Like a recurring outbreak of a painful African strain of chicken pox, or a crazy stalker ex-girlfriend who also happens to be a government-trained assassin (and damn, why won’t the broad leave me alone?), the issue of getting MMA sanctioned in New York arises yet again.  UFC president Dana White is making proclamations, lawyers are sparring over lawsuits, domestic violence organizations are writing letters, and the interminable wheels of the legislature are beginning their annual churn towards fruitlessness.  Here, then, is an update.  (Note: if you were to print all these updates out, staple them together and rapidly flip through the pages, the words would form an abstract animated picture of a fist slowly giving MMA fans the middle finger.) 

-White issued a bold statement on MMAFightCorner’s radio show last week, declaring that this will be the year New York finally sanctions this great sport of ours.  The word “guarantee” was used, which, if White were the Pope or President of the United States, would be pretty darn cool and somewhat ironclad.  But alas, he is not…  “I hope Dana is correct,” said Steve Koepfer, a New York-based sambo instructor and founder of the Coalition to Legalize Mixed Martial Arts in New York.  “Sambo Steve” has been spearheading the grassroots movement here for the past few years, pushing for sanctioning by organizing sit-downs with Assemblymen and industry insiders.  “We certainly have made incredible strides with the people and legislators of New York,” said Koepfer.  “But, nothing in New York politics is a guarantee.”  He added: “We may have some new opponents in key positions this year,” alluding to incoming legislators who are against having MMA in the Empire State.  Ugh.  When will it end?

-In November, attorneys representing Zuffa (and a number of other parties affected by New York’s lack of MMA sanctioning) filed suit against the State saying that the law banning MMA violates the Constitution worse than Quinton Jackson violates female reporters.  Well, representatives for the State have begun their efforts to escape the courtroom submission attempts and mount a counter-attack.  Justin Klein over at the FightLawyer blog has been monitoring the proceedings and giving his analysis – check it out here.  The gist of it is that, thus far, things don’t look too bleak for Zuffa, et al.  The central argument of the lawsuit is that the law violates some First Amendment protections (i.e., “Free Speech”), and at this stage, the State isn’t even trying to tackle that issue.  To quote the great Nick Diaz, “Don’t be scared, homie.”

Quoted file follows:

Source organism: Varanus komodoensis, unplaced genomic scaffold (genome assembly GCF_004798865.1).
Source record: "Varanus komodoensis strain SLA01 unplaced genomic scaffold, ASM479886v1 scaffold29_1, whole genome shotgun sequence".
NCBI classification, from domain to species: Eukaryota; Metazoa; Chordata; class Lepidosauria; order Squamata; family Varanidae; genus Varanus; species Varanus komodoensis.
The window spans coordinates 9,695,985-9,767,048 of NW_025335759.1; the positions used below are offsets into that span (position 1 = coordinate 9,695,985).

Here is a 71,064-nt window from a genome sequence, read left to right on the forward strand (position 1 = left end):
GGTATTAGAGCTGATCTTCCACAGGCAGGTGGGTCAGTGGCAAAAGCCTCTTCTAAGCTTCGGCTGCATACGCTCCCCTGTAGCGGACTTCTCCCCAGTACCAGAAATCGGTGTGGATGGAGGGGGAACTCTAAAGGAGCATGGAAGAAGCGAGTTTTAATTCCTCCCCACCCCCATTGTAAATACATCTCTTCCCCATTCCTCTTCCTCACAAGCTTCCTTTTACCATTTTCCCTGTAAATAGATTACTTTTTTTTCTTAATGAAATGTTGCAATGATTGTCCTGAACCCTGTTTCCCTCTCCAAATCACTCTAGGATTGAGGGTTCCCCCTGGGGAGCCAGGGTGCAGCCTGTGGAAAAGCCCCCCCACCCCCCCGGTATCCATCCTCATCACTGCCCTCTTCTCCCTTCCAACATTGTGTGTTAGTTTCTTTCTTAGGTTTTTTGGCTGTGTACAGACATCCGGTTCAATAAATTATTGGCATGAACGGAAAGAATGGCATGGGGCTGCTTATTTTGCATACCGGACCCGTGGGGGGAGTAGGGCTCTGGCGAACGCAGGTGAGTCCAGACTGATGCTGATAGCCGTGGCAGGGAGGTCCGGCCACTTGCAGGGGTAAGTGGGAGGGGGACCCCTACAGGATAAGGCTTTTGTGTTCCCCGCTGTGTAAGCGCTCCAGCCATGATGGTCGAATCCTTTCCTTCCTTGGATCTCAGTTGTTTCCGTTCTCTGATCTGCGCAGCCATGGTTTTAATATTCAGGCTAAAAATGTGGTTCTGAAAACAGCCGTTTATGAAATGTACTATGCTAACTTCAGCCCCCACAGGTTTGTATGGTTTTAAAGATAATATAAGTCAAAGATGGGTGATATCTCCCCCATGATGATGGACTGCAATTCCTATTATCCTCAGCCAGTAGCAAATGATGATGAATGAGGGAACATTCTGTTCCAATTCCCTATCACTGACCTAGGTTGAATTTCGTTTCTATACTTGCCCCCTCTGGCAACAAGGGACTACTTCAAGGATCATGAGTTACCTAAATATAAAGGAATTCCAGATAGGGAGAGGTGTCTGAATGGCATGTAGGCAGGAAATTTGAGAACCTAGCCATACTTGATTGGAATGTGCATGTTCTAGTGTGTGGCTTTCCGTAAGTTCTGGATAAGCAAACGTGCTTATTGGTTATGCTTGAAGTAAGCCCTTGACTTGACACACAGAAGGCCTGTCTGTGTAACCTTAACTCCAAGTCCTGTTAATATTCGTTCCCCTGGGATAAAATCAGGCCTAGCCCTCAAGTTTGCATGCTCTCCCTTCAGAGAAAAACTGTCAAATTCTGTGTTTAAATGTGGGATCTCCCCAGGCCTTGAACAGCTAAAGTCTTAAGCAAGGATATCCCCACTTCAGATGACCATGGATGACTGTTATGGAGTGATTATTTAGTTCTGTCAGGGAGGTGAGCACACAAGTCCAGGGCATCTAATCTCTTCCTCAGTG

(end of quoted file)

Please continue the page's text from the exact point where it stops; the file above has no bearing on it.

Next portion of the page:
-Remember that letter the Culinary Union circulated stating that the UFC was bad, so very bad, evil in fact, and probably responsible for everything from the genocide in Rwanda to the high price of oil?  The National Center for Domestic and Sexual Violence apparently liked what they saw, so they sent a letter of their own to the members of the State Assembly.  “We urge you to continue to uphold the ban on cage fighting, given that the UFC, the largest promoter of cage fighting events in the U.S., has failed to demonstrate that it is willing to ensure its fighters behave in a socially responsible way, even as the company expressly markets its fights and fighters to children.”  Read the rest here.  Personally, I’m not going to lose any sleep over this letter.  Sure, it just adds more fuel to the fires that the opposition has been trying to stoke, but so what?  If MMA gets sanctioned this year, it’s going to be because the lobbying machine is finally in sync with the legislating machine, and no trash-talking letter is going to affect that.  Regardless, here’s Pete Lampasona over at TheFightNerd with a rebuttal.

-And last but not least, that faint creaking sound you hear is the noise created by the rickety wheels of the legislature, inexorably moving towards a session where bills are made into laws.  Or not.  Either way, here’s evidence that the State Senate has begun the process of approving their half of the MMA bill.  Just keep in mind, the Senate has been cool with putting their stamp on the bill in the past – it’s the Assembly that’s been the problem.